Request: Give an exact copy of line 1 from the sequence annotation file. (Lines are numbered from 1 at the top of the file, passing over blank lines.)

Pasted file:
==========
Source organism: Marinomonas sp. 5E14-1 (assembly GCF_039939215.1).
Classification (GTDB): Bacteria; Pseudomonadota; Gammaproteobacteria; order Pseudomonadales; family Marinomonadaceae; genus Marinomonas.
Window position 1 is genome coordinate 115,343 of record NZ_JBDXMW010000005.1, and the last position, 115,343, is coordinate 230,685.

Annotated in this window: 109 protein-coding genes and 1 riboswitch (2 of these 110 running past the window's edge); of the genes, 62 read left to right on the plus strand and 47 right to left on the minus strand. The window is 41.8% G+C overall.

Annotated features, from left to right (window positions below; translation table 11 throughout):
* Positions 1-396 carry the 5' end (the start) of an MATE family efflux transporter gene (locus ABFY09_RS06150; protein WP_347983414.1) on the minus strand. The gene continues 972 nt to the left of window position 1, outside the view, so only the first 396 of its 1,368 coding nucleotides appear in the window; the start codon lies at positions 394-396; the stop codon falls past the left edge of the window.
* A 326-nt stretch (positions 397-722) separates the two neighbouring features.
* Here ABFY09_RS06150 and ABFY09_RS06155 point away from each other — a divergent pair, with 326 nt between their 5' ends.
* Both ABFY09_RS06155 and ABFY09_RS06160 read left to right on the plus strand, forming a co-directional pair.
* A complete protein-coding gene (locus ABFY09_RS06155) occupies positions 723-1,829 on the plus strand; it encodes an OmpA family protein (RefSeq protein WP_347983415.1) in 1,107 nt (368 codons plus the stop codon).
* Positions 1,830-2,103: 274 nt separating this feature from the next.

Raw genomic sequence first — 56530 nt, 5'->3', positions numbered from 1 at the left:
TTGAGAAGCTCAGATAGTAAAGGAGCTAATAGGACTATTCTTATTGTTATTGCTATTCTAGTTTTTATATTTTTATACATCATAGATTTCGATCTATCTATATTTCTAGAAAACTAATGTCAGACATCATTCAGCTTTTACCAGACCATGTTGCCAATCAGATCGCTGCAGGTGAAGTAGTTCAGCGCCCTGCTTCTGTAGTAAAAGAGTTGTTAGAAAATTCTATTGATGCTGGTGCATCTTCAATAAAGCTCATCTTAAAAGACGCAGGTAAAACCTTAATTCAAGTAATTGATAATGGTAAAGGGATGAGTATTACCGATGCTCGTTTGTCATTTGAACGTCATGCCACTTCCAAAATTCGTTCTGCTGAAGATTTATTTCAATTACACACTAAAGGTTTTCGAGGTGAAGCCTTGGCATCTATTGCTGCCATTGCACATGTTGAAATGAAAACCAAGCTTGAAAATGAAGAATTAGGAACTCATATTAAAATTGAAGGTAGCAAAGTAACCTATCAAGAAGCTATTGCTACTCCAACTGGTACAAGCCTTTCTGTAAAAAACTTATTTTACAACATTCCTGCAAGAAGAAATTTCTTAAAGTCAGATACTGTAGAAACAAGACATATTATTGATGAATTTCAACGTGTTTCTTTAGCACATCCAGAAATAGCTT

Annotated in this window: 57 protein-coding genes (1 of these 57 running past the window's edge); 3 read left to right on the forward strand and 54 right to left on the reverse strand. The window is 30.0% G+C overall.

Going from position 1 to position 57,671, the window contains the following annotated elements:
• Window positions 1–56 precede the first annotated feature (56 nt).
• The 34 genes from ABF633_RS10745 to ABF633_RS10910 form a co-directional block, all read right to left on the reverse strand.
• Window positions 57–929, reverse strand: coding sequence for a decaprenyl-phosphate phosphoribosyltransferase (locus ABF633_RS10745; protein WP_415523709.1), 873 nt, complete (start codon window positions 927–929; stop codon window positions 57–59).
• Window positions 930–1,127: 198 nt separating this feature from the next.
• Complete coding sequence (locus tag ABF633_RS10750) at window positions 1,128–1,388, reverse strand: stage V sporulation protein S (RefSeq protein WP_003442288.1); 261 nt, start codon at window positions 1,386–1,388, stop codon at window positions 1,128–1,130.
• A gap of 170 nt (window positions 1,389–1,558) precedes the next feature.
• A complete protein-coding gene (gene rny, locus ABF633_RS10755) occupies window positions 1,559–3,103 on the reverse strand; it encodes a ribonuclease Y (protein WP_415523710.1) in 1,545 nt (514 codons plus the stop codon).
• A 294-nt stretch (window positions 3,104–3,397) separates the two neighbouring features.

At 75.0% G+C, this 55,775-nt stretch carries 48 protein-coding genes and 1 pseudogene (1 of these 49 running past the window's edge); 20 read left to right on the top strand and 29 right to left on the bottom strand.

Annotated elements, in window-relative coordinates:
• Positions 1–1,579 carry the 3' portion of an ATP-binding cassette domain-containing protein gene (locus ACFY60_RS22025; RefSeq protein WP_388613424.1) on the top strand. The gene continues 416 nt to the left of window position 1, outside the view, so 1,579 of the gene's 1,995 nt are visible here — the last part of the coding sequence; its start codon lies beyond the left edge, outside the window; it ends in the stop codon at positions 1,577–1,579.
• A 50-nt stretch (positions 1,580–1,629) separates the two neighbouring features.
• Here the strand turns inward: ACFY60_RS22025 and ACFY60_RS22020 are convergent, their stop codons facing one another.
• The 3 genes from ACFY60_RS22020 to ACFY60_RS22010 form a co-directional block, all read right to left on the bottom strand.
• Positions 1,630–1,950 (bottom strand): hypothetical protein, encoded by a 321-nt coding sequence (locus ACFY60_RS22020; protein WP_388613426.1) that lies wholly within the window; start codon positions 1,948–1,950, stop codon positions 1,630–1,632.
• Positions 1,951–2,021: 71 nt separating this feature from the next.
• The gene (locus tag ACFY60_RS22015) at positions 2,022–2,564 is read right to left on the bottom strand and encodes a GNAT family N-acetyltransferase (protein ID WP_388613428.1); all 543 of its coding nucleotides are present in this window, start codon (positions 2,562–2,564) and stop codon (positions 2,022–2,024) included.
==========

Source organism: Marinomonas sp. 5E14-1 (assembly GCF_039939215.1).